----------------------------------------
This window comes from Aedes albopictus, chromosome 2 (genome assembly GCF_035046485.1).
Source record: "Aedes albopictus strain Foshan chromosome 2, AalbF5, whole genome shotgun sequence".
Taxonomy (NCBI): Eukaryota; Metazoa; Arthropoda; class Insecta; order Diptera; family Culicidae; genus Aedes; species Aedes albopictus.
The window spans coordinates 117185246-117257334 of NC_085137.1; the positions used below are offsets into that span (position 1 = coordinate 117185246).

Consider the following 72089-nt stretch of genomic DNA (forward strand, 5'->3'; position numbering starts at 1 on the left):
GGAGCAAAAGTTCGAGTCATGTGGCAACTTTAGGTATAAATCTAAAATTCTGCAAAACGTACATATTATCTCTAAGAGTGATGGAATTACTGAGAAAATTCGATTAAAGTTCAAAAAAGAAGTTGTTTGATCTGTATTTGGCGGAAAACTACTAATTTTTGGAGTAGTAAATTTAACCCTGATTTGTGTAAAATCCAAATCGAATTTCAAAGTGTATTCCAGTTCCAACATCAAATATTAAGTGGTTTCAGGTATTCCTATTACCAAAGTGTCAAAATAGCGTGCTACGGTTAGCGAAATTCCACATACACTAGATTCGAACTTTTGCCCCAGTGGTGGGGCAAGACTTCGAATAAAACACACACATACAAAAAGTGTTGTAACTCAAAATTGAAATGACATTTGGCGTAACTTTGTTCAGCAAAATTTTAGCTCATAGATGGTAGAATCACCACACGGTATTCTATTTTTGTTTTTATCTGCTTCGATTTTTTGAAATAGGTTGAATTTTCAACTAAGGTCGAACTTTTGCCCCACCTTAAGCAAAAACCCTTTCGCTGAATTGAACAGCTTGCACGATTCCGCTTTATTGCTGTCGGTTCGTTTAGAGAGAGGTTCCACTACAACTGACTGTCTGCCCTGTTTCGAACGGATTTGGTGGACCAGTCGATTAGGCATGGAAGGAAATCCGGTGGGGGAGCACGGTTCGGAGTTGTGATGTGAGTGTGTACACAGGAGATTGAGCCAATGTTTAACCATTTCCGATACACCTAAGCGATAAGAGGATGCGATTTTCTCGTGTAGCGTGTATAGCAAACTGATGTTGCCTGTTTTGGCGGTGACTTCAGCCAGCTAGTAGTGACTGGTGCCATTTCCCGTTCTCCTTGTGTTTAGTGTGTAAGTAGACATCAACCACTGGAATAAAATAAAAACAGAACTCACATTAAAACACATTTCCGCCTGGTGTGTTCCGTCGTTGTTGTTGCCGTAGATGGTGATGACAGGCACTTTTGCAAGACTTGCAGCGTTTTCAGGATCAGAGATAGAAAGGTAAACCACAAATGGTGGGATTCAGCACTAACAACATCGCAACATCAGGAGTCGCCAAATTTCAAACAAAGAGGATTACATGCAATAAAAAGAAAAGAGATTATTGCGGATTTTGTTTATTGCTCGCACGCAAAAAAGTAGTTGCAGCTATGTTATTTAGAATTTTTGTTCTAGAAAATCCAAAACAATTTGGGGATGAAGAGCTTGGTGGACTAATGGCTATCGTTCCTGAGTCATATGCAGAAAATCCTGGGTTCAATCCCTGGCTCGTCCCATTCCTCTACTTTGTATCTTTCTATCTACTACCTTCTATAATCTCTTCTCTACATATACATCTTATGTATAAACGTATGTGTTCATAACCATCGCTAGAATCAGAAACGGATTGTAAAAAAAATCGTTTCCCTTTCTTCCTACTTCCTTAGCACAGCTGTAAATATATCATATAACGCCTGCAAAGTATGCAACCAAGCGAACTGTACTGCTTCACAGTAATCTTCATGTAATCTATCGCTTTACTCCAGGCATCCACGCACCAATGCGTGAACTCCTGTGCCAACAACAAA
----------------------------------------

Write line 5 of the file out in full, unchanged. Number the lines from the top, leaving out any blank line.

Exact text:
Consider the following 72089-nt stretch of genomic DNA (forward strand, 5'->3'; position numbering starts at 1 on the left):